This Baroque structure, a model for the architecture of the counter-reformation, is the world's oldest Jesuit church. The church's interior is designed to impress with plenty of stucco, sculpture, marble and magnificent frescoes.
Relief of Ignatius
Officially known as "The Church of the Most Holy Name of Jesus", the church most often referred to as simply "Gesù" was the first church built by the Jesuits, a religious order founded by Ignatius of Loyola. The order was recognized by pope Paul III in 1540 and was one of the driving forces of the counter-reformation.
Funds for the construction of the church were provided by the duke of Gandia, one of the early Jesuit followers. Michelangelo designed the first plans for the church and construction started in 1554 but was soon halted due to papal opposition.
After the death of Loyola a new design was created by Giacomo Barozzi da Vignola, the favorite architect of cardinal Alessandro Farnese, a grandson of pope Paul III. Construction resumed in 1568. After Vignola's death in 1573 the Gesù church was completed by the Jesuits Giovanni Tristano and Giovanni de Rosis. The church was consecrated in 1584. Its design became the model for many other Jesuit churches built around the world.
The floor plan, in the form of a Latin cross, measures 76 meters (250 feet) long and 34 meters (110 feet) wide, with a 25 meter-wide nave (82 ft).
The architect's creation closely followed the rules outlined by the Council of Trent, which stated that there would be no narthex for "lingering" and a single nave with no aisles so that the congregation would all be focused on the high altar. Instead of aisles, there are a series of identical interconnecting chapels.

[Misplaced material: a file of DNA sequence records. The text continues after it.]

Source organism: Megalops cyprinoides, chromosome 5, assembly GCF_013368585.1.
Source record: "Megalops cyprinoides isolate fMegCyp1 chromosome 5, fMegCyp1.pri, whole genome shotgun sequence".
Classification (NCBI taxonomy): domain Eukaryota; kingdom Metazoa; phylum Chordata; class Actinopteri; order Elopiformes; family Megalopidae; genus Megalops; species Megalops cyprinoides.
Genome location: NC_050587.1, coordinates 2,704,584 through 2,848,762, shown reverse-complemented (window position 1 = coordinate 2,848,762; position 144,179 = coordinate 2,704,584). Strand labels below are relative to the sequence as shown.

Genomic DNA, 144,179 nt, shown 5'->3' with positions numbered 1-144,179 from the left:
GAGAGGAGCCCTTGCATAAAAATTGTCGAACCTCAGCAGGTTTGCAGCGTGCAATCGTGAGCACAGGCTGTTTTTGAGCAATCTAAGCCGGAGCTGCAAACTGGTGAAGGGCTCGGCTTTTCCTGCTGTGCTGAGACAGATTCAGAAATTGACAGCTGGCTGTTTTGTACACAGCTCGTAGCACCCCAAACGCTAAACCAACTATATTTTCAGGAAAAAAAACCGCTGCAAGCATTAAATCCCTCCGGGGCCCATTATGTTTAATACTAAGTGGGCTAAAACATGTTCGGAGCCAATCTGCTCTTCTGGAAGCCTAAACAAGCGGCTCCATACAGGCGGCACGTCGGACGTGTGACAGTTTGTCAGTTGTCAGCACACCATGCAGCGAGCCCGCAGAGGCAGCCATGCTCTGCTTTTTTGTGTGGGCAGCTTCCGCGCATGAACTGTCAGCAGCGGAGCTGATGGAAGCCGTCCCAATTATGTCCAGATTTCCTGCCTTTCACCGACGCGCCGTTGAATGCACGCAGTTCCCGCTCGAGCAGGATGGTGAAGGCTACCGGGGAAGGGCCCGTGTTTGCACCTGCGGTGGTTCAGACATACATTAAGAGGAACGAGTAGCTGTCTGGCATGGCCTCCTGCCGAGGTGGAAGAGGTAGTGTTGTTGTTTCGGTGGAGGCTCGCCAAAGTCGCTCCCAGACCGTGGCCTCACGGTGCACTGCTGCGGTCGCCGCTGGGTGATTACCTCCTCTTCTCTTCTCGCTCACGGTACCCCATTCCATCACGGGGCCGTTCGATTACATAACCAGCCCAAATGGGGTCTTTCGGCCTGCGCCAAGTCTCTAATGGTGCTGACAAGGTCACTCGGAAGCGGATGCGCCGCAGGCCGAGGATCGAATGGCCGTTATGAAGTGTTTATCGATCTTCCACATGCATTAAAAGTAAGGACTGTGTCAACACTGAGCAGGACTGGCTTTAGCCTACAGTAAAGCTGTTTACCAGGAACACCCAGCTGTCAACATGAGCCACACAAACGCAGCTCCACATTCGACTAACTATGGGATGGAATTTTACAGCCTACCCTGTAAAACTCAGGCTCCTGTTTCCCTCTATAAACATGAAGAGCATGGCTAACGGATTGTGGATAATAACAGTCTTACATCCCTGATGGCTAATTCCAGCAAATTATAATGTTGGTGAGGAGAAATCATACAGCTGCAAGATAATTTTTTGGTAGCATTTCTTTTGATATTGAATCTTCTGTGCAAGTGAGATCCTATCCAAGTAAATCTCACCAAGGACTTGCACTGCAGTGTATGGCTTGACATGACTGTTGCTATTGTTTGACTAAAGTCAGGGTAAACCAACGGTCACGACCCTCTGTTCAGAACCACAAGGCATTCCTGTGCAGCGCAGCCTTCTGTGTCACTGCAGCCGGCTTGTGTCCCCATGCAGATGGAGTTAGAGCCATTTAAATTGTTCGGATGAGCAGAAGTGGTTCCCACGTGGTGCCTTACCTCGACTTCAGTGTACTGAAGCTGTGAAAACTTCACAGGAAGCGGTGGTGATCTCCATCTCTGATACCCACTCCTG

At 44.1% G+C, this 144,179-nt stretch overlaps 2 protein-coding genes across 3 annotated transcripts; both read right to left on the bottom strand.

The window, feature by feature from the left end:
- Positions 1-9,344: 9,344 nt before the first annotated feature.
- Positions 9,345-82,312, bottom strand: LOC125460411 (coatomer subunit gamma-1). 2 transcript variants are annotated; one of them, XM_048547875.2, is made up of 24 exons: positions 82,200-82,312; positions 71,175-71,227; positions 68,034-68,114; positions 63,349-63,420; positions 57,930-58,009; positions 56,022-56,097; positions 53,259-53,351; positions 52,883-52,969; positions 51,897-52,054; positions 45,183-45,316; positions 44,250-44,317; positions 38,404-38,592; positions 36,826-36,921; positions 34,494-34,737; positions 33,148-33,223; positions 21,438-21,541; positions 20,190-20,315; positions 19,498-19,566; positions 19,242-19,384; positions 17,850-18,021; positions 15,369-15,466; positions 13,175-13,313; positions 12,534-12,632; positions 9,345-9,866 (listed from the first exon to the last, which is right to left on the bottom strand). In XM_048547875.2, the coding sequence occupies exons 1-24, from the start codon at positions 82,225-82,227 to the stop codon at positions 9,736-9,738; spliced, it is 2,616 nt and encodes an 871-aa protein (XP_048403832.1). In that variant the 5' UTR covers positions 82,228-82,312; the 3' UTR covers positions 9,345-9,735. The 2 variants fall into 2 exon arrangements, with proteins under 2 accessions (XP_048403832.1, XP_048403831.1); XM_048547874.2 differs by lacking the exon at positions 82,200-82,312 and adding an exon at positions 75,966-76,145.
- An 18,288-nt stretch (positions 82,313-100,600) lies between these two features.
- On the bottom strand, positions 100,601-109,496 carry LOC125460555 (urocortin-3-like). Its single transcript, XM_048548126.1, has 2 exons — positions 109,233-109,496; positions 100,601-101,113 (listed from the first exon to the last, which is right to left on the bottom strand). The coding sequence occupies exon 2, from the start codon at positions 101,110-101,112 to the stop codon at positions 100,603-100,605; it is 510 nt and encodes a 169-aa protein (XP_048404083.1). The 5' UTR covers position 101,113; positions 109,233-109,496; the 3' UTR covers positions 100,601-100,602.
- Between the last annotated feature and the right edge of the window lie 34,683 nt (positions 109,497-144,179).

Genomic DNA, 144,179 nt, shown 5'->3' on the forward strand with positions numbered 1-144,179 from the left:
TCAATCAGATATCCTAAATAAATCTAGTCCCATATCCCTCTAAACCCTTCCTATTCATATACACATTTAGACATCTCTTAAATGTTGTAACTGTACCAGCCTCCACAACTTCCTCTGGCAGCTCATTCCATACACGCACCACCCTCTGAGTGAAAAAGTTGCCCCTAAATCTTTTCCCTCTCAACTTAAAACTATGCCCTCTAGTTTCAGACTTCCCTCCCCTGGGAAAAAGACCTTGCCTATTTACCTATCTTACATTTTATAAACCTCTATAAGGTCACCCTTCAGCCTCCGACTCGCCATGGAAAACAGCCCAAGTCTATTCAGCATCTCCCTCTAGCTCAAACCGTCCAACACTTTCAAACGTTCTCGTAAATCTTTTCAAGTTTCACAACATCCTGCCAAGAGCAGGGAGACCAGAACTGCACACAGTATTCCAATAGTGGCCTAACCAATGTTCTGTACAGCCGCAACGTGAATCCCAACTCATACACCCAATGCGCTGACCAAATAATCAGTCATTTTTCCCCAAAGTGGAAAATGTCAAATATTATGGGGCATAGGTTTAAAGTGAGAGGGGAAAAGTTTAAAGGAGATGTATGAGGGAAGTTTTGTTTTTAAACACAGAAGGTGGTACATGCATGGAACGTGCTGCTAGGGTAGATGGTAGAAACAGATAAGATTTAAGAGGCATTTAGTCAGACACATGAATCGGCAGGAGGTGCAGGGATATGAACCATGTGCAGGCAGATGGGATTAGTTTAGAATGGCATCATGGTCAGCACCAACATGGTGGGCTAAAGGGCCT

The original design for the facade created by Vignola was never realized. Instead a new design was created by Giacomo della Porta in collaboration with Tristano and de Rosis. The statues in the niches were added later, in the nineteenth century. The facade features mostly Baroque elements mixed with Renaissance influences, a style that became known as the Jesuit style.
Triumph of the
Name of Jesus
Madonna della Strada
The interior with a central dome, extended nave and barrel vaults, is finished in white stucco and decorated with frescoes and marble sculptures. The lavish interior is clearly meant to impress visitors.
The most eye-catching feature is the frescoed ceiling by artist Giovanni Battista Gaulli (aka Baciccio), entitled "Triumph of the Name of Jesus". Baciccio also painted the apse and dome.
The high altar was created in the nineteenth century by Antonio Sarti and replaced the original altar created by Giacomo della Porta.
Each of the chapels is quite unique. In the chapel dedicated to St. Andrew, visitors can view frescoes by Agostino Ciampelli. The ceiling fresco is entitled "The Glory of the Virgin" and the altarpiece represents the martyrdom of St. Andrew.
In the chapel called Cappella della Passione (Chapel of the Passion), guests can view frescoes and paintings
depicting scenes from the Passion of Jesus by artists including Giuseppi Valeriani and Gaspare Celio. Several past Jesuit leaders are also memorialized inside this chapel.
Other chapels are dedicated to St. Francis Xavier, the apostles, the Nativity, and the Trinity. The largest and grandest of all the chapels is the one dedicated to the founder of the Jesuits, St. Ignatius of Loyola. Designed by Andrea Pozzo in 1696, it houses the saint's tomb. A huge silver statue of St. Ignatius, crafted by Pierre Legros, is flanked by four lapis lazuli-veneered columns. The statue is a replica; the original was melted on the order of pope Pius VI as war guilt for Napoleon.
Also of note is the Chapel of the Madonna della Strada, decorated with scenes from the life of the Virgin, painted by G.P. Pozzi and Giuseppe Valeriani. At its center is a venerated icon of the Madonna della Strada, the patroness of the Jesuits.